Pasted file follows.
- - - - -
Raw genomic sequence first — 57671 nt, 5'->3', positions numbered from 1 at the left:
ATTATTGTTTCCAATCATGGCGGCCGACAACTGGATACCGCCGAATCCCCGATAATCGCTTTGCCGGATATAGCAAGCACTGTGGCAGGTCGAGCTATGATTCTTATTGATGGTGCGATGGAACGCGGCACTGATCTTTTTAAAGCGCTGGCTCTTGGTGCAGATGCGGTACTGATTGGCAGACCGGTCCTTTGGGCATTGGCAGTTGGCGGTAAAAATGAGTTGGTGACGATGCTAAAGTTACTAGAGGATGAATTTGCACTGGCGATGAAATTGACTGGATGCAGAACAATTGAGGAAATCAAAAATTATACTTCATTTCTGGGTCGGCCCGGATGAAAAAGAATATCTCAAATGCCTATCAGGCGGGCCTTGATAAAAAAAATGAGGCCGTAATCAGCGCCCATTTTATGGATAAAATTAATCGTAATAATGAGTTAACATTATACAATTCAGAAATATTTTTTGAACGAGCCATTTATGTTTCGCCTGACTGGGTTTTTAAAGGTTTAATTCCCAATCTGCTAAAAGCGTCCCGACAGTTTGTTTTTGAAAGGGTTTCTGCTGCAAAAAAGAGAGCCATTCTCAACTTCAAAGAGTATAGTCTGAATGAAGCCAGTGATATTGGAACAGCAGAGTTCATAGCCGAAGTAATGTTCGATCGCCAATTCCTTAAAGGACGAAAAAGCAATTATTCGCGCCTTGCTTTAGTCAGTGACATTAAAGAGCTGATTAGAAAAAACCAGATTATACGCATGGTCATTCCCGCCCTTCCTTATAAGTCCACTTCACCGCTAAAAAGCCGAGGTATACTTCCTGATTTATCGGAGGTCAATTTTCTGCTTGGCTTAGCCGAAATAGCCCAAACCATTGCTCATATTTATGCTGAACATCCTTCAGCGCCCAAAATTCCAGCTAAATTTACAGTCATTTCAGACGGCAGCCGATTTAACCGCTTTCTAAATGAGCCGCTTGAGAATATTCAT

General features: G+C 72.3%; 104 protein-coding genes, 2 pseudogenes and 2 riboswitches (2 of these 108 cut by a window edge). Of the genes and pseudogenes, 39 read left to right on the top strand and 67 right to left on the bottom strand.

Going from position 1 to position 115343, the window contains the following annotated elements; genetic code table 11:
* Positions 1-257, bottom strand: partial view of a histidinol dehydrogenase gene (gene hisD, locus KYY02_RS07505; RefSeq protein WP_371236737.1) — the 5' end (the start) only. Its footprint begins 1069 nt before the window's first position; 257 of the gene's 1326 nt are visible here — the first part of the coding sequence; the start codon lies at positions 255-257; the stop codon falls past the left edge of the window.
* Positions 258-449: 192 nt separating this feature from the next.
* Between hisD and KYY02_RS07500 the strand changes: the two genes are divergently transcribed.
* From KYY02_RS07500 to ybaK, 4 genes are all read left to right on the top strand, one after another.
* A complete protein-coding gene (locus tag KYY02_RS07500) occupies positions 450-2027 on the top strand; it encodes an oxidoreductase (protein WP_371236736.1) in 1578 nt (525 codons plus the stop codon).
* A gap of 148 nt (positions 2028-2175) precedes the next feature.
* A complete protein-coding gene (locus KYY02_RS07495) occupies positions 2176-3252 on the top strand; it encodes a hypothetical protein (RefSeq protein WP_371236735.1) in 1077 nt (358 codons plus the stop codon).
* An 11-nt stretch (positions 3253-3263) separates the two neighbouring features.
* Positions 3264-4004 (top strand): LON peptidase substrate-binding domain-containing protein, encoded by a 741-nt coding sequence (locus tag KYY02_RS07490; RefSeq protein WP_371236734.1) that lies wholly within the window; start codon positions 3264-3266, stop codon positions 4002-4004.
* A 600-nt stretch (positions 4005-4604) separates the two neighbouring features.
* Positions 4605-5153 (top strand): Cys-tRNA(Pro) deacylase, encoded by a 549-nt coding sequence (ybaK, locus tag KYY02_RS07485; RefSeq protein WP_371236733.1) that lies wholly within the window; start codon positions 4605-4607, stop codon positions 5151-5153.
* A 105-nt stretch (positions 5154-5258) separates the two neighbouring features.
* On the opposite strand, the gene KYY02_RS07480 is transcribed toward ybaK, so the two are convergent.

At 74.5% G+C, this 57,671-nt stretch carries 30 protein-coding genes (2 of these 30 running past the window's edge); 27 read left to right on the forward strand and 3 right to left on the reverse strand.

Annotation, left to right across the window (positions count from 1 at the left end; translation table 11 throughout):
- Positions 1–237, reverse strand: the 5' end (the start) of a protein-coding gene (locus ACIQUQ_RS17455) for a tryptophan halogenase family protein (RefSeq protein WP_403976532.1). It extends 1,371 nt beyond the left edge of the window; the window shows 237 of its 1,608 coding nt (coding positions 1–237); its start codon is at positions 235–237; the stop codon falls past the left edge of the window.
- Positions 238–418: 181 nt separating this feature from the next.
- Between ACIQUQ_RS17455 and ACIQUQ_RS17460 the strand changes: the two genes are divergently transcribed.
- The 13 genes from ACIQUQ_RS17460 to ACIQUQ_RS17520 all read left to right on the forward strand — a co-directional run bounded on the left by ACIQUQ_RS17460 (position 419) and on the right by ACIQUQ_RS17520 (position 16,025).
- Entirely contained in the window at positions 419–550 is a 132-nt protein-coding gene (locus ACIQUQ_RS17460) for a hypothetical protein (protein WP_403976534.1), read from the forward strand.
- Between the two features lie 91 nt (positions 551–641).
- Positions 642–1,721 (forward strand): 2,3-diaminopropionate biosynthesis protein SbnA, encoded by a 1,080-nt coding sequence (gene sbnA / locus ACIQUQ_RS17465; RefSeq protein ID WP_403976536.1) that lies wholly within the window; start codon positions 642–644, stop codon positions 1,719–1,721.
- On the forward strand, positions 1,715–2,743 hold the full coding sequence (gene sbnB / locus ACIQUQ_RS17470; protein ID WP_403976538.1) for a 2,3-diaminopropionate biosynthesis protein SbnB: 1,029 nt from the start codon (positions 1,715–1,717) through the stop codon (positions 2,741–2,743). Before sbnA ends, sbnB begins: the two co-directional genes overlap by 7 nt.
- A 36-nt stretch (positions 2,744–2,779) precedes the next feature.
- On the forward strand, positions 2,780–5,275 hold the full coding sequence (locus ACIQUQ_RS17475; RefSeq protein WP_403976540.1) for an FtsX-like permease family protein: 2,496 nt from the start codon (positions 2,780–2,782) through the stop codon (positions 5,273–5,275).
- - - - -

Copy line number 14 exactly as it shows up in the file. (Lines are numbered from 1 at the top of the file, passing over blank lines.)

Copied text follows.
* A 600-nt stretch (positions 4005-4604) separates the two neighbouring features.